When to Change Your Guitar Strings and How Clean Your Fretboard

You may have noticed that your strings are getting harder and harder to tune the longer you use them. When and how should you change them? When should you clean your fretboard?

Professional players tend to change strings several hours before they go on stage, giving them time to stretch and tune before the gig. Under normal circumstances, you would only need to wipe down your fretboard – but sometimes they will need a thorough cleaning.

Cleaning Your Fretboard

Once you have removed your old strings, most of the time you can clean your fretboards with a soft, dry (or lightly damp) rag. If it’s been a while, you may want to use a bit of mineral spirits or other oil.

On most guitars, you can remove built-up dirt along the edges of the frets by using your fingernails to scrape it off. Some recommend a fine (0-grit) steel wool, though this can cause fine scratches across your fretboard. If you do scratch it in this way, use the steel wool with the grain (lengthwise) to polish them out.

Do not use steel wool or other metallic substances on your electric guitar, as your pickups are magnetic and may be damaged. Some players will cover their pickups with tape to protect them while cleaning, but this, too, can harm your finish.

Again, you should not have to do a deep cleaning on your fretboard very often.

Once a year (or twice, if you play a lot), you may want to condition your fretboard with a commercial lubricant/conditioner designed for your guitar. Other oils that may be used include linseed, lemon oil, carnauba wax, and some household dusting or furniture polishes such as lemon Pledge. Be very careful to use only a small amount on a soft, dry rag so you do not saturate the slots between the frets, as this will loosen them. Leave the oil or conditioner on for a few minutes. After the oil has penetrated the wood, wipe off any excess and buff until your fretboard is totally dry. It should shine as if it were brand new.

Always remember that these substances tend to be very flammable, so you should not store your leftover rags inside. Lay them flat to dry, or incinerate them.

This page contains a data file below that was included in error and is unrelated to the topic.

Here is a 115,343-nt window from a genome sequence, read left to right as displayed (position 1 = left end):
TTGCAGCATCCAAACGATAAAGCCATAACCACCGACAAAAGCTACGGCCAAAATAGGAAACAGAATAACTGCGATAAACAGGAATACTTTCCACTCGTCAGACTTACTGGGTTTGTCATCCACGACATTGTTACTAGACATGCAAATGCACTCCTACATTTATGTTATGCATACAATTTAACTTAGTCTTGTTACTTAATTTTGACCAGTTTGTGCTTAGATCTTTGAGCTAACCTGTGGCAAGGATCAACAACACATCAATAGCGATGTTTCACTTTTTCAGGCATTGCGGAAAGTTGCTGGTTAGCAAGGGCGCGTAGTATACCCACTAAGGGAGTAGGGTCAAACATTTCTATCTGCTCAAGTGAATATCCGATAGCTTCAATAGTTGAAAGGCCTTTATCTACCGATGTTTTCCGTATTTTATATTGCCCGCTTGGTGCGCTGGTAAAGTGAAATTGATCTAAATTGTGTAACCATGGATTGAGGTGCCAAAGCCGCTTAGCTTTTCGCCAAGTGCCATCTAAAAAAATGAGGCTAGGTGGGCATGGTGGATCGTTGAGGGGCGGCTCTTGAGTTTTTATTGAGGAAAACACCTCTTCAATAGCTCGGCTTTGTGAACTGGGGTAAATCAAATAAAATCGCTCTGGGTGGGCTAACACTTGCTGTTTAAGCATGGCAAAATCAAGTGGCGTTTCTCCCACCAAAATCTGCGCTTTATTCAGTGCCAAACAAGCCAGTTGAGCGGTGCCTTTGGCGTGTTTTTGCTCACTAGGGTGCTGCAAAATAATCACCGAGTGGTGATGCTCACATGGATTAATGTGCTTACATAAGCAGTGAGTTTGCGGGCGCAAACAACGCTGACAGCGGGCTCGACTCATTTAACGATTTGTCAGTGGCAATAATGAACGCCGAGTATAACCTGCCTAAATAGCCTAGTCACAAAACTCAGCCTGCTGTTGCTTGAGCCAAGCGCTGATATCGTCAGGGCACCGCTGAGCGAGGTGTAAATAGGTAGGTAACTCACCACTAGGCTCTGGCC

*PLEASE NOTE: If you play a Rickenbacker or a guitar with maple or dark finished wood fingerboards, stay away from any abrasive substances and oils. These will damage your finish.

You Should Change Your Strings When…

The most important indicator of when you should change your strings is the sound. When the tone degrades (or doesn’t sound as “crisp”), your strings are most likely worn. When you find it difficult to keep your guitar in tune – you may even get frustrated as you have to fiddle with them between each and every song – then you are past due for a string change. The longer you use your strings, the harder it will be to keep them in tune. It will also be more difficult to play.

Heavier gauge strings will last a bit longer than lighter gauge and will be less prone to breakage. That doesn’t mean that you should toss out the sound test. Ultimately, you will get a feel for when you need new strings. Go with a combination of your gut and your ear.

Most professionals change their strings between each performance, and many between each set (assuming they are playing one guitar for the entire gig). This is true for both acoustic and electric guitar players. There’s nothing worse than snapping a string in the middle of a solo!

Changing guitar strings

Changing guitar strings

Breaking in New Strings

It doesn’t matter whether you play with steel or nylon strings, you will want to break in your new strings by stretching each one with your thumbs up and down the string after you’ve installed and tuned them. They may then go a bit flat again, and you will have to retune – but, once stretched, they will hold their pitch longer. Make sure you tied them correctly and firmly to the tuner posts and you’re good to go.

Your Unique Needs

A player that has oily skin or who may sweat more than normal when playing will have to change strings and clean his fretboards more often. Don’t worry, it’s just a fact of life and many players find that their frequent playing almost warrants buying stock in the string manufacturers. Still, it’s better than losing sound quality to a dirty guitar.

Whether you are just starting out or you are a professional on the road, if you take good care of your guitar, it will take good care of you. Happy playing!